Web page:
Fixed Income

EMD Relative weekly notes

Week Ending July 15, 2016


James Barrineau

James Barrineau

Head of Emerging Markets Debt Relative

In this era of unprecedented asset price movements, we think investors would be well served not to think of emerging markets as emerging markets.

Fixed income in developed markets has become, nearly quite literally, reward-free risk. With that unprecedented development, the only distinction to make that truly serves to clarify thinking is where the highest probability of achieving sustainable income lies—clearly, that probability lies outside of Europe, Japan, and the United States government bond complex. 

The sheer size of that complex means that as investors intensify the search for income and find alternatives, flows will cause yields to come down within those alternatives. The past two weeks of record inflows into EM mutual funds suggests this phenomenon is well underway.

The entire history of this asset class has shown that when markets respond in this way, risks come down. Foreign exchange reserves rise and currencies stabilize or appreciate, leading to lower domestic interest rates. This in turn causes funding costs to fall and debt to be re-financed at more attractive levels, causing growth prospects to rise as a result of all of this.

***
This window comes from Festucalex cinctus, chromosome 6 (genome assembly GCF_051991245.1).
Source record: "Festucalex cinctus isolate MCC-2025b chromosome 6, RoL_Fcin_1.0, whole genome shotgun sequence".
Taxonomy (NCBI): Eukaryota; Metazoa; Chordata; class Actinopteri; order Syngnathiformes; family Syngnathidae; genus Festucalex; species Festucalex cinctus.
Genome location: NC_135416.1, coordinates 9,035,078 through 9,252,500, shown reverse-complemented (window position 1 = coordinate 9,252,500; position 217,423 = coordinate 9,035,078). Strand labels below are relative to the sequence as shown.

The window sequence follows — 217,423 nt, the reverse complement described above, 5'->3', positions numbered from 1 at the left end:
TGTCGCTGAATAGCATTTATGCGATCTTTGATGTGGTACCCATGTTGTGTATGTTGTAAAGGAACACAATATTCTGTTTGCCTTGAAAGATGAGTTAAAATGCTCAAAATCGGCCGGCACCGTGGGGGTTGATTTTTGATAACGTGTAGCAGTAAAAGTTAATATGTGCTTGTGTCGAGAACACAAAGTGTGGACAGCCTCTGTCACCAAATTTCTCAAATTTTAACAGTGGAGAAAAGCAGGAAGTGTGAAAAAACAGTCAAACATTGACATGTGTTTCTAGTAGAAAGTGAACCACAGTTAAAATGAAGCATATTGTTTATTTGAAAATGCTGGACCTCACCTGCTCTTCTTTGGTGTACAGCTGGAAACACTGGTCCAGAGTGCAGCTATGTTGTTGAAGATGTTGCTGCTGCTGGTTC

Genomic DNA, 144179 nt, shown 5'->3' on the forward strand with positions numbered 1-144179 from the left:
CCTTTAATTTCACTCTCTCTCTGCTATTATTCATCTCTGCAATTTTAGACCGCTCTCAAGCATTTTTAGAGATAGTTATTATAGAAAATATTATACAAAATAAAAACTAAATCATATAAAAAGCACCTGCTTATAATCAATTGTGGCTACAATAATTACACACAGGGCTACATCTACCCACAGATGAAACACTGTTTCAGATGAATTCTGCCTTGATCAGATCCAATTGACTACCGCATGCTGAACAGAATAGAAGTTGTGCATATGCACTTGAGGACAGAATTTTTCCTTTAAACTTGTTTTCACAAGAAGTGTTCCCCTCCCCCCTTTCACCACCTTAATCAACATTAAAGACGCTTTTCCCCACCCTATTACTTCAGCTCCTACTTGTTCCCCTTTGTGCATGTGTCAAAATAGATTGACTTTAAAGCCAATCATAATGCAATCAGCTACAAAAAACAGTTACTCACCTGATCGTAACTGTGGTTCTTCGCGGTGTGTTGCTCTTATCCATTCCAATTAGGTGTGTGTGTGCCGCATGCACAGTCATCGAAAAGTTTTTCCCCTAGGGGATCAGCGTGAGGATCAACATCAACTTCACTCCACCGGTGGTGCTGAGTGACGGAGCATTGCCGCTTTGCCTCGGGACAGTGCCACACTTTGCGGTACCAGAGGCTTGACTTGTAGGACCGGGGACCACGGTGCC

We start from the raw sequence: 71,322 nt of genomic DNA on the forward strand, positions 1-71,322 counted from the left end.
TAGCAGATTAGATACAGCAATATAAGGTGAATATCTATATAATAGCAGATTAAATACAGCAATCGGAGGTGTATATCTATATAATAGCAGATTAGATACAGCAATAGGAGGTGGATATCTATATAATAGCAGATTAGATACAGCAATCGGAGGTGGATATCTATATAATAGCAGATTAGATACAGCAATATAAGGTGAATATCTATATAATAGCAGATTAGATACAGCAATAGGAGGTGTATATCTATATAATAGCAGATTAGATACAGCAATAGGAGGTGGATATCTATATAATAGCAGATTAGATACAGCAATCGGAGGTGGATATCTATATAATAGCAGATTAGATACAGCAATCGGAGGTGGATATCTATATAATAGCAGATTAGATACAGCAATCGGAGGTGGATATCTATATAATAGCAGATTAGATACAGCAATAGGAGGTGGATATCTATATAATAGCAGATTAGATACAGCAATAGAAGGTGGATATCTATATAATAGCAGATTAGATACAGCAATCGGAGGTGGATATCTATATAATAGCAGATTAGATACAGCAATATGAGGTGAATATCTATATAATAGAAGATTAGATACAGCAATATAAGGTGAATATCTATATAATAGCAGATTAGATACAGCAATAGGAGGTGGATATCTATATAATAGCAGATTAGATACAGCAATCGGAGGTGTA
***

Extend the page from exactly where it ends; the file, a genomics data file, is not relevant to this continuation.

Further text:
Because of this virtuous cycle, investors and potential investors who attempt to divine "how far markets have run" or where "fair value" is are investing by guessing. We have seen this again and again over 26 years in emerging markets. The only successful approach in our opinion is to watch historically reliable indicators that confirm if the positive trends remain and to follow them as long as they do. Meanwhile, it makes sense to hoard attractive income opportunities that are already held.  

The only difference in the current cycle is the absolutely unprecedented nature of the potential flow size given the destruction of income opportunities by global developed market central banks. So it is reasonable in our view to postulate that historical valuation measures will prove poor indicators and emerging market income opportunities will continue to look very attractive. 

The views and opinions contained herein are those of Schroders’ investment teams and/or Economics Group, and do not necessarily represent Schroder Investment Management North America Inc.’s house views. These views are subject to change. This information is intended to be for information purposes only and it is not intended as promotional material in any respect.